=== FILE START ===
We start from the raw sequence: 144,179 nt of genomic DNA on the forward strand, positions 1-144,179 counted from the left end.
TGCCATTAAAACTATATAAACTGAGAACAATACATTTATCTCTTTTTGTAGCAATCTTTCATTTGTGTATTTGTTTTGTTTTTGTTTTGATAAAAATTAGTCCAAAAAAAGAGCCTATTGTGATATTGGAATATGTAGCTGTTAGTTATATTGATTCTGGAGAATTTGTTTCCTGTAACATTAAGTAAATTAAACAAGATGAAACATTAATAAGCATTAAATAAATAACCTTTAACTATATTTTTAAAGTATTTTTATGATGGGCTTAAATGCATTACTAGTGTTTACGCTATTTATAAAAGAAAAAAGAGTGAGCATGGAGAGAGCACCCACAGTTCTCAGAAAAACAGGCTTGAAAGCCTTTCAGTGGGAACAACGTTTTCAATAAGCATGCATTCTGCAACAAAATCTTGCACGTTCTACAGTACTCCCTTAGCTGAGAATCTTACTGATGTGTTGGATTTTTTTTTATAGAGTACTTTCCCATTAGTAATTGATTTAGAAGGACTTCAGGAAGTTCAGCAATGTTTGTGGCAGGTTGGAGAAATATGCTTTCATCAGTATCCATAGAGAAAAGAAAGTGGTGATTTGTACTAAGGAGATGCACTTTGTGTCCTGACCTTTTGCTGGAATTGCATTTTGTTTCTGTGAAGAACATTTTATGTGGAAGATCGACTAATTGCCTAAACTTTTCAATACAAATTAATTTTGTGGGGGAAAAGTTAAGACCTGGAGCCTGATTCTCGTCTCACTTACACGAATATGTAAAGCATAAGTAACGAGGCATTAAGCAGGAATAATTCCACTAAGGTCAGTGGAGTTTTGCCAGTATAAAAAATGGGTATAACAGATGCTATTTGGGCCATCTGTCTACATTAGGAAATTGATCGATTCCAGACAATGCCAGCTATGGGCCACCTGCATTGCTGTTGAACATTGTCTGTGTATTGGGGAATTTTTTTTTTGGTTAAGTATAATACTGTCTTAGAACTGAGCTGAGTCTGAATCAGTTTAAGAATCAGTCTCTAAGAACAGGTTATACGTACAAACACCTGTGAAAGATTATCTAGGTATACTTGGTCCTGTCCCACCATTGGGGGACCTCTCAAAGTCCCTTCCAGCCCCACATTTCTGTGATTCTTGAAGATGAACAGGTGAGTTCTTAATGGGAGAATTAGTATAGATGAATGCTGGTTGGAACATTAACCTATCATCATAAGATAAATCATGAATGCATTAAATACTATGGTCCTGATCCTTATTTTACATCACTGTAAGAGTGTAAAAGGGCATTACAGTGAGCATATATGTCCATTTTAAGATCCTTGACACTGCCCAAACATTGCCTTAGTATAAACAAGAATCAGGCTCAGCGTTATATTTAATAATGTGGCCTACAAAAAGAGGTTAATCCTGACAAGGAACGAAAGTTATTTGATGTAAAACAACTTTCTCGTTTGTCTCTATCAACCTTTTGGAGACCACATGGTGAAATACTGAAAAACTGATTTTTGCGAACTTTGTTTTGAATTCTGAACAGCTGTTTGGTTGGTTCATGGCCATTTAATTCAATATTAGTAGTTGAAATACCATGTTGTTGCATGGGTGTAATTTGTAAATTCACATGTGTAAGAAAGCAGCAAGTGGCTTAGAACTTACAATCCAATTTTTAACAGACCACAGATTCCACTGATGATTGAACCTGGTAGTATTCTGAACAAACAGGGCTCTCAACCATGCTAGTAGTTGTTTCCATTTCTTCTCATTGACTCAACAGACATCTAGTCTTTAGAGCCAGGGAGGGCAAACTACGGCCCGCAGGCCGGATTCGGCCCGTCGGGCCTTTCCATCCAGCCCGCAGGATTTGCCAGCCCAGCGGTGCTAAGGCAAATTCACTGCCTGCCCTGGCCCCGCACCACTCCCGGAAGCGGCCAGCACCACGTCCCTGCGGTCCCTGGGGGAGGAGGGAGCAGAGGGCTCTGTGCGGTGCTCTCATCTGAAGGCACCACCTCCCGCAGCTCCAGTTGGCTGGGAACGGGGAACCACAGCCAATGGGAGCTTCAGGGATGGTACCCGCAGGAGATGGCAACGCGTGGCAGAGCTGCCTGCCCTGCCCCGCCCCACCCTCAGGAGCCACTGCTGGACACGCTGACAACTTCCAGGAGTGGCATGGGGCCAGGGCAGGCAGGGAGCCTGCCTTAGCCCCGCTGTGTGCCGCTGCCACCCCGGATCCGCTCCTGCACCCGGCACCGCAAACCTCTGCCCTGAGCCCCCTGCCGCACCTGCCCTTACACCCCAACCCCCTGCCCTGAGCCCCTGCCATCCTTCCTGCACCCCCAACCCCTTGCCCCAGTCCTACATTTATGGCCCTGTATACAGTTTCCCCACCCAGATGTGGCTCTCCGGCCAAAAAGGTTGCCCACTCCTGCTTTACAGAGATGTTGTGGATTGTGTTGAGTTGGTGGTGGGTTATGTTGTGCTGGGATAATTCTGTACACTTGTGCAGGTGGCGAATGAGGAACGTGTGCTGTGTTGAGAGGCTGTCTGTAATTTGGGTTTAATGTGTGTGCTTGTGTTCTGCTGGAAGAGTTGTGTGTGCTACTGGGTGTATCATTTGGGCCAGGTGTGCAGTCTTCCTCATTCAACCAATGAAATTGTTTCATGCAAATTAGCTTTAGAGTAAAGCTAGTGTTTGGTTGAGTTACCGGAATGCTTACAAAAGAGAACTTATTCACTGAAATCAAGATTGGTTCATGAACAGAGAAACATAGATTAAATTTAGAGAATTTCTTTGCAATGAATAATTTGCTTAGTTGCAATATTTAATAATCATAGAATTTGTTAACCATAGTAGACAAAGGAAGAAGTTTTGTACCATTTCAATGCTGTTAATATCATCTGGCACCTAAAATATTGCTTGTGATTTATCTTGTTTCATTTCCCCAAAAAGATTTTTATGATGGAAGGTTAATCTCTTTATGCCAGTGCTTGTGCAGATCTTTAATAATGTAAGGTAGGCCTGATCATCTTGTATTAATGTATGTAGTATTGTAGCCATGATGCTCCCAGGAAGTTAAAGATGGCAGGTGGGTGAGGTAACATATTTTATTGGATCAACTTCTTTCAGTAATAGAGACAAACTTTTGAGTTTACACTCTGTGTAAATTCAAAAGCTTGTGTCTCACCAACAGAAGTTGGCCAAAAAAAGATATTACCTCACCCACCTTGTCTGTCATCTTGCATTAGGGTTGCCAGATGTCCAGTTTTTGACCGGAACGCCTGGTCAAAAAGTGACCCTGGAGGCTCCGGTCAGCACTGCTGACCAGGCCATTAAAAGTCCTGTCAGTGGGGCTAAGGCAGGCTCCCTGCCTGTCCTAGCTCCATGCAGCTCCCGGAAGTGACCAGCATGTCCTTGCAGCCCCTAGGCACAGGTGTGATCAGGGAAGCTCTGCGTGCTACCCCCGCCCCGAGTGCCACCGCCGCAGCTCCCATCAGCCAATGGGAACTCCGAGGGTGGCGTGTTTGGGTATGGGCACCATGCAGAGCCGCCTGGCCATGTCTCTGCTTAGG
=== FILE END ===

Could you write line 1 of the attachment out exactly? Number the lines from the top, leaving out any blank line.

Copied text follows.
We start from the raw sequence: 144,179 nt of genomic DNA on the forward strand, positions 1-144,179 counted from the left end.